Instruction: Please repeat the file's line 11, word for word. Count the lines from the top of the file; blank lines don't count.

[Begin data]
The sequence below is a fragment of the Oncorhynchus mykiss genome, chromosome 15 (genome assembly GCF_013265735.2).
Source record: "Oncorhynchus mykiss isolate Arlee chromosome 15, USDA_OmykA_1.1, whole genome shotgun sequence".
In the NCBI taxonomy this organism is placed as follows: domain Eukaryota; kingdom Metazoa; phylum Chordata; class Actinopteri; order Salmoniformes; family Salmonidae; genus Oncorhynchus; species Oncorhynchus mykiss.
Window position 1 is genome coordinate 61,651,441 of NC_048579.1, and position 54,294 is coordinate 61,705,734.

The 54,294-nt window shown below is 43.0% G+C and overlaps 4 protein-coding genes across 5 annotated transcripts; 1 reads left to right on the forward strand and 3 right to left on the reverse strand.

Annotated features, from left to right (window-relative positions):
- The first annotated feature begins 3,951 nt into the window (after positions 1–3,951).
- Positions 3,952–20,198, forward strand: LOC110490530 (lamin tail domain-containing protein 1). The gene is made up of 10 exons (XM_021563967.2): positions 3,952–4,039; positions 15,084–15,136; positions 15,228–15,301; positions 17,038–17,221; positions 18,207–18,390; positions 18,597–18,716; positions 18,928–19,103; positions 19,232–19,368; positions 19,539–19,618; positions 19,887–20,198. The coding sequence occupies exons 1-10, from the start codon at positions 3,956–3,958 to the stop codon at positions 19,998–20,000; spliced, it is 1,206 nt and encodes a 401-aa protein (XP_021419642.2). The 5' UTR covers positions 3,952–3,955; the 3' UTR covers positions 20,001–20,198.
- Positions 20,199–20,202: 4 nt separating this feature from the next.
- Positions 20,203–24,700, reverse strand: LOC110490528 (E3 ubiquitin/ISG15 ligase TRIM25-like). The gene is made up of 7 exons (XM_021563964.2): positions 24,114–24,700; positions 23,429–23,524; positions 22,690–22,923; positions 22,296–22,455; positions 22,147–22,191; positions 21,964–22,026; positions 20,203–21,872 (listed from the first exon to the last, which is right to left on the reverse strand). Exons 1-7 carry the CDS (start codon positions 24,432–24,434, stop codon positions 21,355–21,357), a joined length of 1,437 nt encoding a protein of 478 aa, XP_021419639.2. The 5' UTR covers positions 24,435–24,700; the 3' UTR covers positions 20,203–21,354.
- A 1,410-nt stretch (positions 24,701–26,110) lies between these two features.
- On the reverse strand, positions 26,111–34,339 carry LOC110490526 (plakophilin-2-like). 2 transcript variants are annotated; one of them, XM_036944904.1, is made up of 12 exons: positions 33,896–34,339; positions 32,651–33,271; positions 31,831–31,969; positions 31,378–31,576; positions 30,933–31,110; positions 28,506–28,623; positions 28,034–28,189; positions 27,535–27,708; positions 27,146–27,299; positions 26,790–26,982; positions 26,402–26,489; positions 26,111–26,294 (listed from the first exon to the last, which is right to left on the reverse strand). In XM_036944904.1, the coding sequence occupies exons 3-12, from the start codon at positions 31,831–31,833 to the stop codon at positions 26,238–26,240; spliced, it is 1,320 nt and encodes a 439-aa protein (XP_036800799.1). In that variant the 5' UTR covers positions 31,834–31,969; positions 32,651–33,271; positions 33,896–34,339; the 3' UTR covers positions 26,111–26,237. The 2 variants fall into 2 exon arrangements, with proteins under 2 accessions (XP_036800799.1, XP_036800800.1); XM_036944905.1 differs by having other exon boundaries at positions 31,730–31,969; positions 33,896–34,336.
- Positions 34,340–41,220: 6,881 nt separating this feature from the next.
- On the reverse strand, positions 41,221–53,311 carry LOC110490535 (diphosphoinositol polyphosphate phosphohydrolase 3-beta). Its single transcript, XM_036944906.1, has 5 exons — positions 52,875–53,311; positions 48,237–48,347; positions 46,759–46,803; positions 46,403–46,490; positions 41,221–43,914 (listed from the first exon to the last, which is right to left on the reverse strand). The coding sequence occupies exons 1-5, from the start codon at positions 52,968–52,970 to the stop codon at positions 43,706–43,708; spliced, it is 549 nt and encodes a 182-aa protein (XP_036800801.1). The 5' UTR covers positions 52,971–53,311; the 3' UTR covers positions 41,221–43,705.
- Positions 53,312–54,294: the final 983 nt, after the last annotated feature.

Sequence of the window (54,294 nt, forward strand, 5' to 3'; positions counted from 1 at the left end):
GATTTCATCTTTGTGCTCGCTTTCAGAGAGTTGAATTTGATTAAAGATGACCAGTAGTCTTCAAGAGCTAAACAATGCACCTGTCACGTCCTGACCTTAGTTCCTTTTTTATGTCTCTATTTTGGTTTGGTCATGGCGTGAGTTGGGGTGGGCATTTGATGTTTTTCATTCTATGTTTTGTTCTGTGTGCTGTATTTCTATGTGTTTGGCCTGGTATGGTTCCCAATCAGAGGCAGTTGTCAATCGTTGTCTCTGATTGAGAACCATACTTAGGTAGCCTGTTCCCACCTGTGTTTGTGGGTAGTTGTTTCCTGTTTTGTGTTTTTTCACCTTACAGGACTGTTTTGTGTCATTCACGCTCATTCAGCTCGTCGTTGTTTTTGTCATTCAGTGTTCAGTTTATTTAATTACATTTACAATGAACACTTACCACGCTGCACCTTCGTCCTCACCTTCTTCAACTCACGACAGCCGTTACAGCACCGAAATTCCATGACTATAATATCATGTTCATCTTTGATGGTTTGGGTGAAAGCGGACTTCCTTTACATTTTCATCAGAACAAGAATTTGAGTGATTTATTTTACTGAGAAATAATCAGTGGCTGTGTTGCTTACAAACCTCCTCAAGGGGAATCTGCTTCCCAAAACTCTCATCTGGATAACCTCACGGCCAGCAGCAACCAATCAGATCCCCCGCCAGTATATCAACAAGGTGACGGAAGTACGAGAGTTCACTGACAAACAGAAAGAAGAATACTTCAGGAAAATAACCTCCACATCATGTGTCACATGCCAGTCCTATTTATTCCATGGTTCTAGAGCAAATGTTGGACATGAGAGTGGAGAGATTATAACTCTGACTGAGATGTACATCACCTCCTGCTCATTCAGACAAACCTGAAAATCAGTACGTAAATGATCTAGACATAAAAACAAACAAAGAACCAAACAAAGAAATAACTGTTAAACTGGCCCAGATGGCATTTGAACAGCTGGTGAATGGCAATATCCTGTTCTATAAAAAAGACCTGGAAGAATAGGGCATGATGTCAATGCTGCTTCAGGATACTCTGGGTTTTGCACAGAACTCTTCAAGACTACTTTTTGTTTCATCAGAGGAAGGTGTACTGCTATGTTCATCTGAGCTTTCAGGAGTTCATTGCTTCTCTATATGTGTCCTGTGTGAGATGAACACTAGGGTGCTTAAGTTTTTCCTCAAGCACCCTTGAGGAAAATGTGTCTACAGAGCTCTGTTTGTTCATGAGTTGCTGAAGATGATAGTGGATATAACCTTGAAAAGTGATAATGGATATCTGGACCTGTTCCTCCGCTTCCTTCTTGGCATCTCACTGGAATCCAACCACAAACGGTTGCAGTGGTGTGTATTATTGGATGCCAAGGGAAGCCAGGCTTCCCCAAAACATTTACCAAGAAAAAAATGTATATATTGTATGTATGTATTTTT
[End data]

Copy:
- A 1,410-nt stretch (positions 24,701–26,110) lies between these two features.